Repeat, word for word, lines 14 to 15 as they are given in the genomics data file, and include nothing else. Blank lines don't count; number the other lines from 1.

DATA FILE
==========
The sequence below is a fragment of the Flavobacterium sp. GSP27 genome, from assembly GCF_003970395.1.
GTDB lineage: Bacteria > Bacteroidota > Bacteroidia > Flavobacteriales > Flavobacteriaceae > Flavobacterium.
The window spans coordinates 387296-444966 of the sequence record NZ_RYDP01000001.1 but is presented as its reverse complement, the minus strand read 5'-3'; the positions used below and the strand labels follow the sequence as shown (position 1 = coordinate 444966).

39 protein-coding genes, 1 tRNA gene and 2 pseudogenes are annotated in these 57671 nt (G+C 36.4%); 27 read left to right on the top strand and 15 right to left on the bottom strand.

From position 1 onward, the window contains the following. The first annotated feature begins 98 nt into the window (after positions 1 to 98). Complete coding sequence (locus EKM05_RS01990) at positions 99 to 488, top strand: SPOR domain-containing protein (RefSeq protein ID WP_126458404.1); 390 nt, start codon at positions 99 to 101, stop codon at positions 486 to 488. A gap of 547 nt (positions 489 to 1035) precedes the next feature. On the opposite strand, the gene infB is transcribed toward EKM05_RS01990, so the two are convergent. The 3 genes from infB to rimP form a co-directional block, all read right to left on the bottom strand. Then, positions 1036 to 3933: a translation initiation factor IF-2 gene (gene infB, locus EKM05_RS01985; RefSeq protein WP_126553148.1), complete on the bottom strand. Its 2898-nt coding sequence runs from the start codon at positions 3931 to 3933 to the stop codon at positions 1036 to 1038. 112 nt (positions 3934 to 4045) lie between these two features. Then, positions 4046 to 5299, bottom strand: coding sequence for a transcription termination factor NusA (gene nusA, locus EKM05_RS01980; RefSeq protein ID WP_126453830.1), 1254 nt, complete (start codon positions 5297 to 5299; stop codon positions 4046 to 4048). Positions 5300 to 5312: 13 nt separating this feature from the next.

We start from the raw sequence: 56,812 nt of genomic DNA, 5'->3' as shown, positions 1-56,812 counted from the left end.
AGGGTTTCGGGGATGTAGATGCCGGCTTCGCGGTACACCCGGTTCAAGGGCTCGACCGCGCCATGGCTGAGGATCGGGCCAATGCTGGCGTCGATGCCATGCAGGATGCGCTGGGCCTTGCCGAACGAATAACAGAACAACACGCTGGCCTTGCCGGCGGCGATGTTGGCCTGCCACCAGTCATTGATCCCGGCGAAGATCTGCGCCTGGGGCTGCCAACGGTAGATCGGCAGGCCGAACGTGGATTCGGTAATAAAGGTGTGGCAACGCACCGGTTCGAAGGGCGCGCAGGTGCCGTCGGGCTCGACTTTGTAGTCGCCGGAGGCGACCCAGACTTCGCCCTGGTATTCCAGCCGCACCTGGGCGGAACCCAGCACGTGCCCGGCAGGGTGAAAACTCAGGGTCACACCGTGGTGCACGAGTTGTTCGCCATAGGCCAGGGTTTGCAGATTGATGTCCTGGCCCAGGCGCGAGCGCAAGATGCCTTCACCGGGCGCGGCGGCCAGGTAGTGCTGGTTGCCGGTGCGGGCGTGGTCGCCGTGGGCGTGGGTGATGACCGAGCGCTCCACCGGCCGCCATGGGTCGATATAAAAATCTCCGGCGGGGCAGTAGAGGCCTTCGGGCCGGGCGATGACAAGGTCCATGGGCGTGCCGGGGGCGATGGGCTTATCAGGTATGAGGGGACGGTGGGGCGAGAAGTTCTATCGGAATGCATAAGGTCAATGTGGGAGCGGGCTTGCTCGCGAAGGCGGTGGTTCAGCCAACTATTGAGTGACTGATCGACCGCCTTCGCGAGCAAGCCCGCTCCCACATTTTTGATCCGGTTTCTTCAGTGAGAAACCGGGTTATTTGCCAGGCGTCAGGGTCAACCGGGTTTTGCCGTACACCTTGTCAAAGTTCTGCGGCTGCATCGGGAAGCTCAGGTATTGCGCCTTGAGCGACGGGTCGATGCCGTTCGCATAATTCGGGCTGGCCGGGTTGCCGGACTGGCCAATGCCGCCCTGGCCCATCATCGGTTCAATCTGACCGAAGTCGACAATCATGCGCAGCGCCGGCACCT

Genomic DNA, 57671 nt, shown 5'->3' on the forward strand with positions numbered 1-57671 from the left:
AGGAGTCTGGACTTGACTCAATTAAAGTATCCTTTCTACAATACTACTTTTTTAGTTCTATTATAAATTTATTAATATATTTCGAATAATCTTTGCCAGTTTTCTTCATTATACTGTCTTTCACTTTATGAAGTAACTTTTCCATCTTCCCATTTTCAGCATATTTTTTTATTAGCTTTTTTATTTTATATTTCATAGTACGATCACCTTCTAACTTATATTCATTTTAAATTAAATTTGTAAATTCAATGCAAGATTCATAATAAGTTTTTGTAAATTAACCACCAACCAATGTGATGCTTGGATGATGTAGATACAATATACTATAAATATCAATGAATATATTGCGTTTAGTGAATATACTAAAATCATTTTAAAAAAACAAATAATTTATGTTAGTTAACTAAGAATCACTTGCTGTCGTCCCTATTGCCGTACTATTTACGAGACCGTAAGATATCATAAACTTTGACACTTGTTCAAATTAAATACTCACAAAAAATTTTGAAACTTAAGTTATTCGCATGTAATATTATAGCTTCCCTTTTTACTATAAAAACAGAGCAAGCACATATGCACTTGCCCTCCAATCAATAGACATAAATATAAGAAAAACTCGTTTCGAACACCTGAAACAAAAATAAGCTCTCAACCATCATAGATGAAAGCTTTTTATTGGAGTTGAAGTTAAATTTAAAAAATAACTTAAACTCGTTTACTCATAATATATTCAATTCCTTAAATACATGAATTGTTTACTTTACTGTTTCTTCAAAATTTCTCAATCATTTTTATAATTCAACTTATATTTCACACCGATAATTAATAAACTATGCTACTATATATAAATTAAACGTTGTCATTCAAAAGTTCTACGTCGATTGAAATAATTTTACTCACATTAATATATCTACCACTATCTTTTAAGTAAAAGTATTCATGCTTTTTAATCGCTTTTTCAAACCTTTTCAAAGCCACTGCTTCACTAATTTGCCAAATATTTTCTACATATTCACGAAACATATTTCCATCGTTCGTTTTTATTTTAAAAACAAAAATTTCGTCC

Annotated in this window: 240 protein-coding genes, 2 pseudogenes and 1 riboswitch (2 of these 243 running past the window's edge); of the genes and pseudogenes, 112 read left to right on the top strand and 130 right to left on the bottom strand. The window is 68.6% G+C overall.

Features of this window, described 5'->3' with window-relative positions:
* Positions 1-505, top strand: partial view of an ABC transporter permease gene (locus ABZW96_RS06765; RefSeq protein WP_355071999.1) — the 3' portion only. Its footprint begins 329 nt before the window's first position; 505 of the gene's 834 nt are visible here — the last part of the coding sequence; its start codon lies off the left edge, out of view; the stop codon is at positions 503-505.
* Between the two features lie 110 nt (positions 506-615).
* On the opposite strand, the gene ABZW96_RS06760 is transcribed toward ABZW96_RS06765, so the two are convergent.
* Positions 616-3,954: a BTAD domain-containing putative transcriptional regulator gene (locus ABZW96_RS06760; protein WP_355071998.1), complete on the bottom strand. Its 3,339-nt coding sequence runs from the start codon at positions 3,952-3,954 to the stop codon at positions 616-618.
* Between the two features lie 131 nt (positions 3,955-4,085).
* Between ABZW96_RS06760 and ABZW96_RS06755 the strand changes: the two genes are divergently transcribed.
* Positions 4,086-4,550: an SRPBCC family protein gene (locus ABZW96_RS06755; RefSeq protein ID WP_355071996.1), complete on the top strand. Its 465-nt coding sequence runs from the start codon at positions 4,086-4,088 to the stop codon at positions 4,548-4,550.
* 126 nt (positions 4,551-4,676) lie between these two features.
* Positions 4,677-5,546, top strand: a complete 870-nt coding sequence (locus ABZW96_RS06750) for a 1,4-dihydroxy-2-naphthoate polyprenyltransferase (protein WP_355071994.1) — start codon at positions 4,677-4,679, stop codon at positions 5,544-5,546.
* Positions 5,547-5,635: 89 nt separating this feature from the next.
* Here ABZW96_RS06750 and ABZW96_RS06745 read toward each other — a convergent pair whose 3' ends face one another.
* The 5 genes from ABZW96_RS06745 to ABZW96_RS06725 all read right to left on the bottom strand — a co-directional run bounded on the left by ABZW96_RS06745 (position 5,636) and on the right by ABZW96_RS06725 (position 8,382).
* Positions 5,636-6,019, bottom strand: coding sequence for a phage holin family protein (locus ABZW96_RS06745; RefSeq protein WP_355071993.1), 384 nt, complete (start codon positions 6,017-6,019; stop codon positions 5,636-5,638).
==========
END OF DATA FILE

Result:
* On the opposite strand, the gene ABZW96_RS06760 is transcribed toward ABZW96_RS06765, so the two are convergent.
* Positions 616-3,954: a BTAD domain-containing putative transcriptional regulator gene (locus ABZW96_RS06760; protein WP_355071998.1), complete on the bottom strand. Its 3,339-nt coding sequence runs from the start codon at positions 3,952-3,954 to the stop codon at positions 616-618.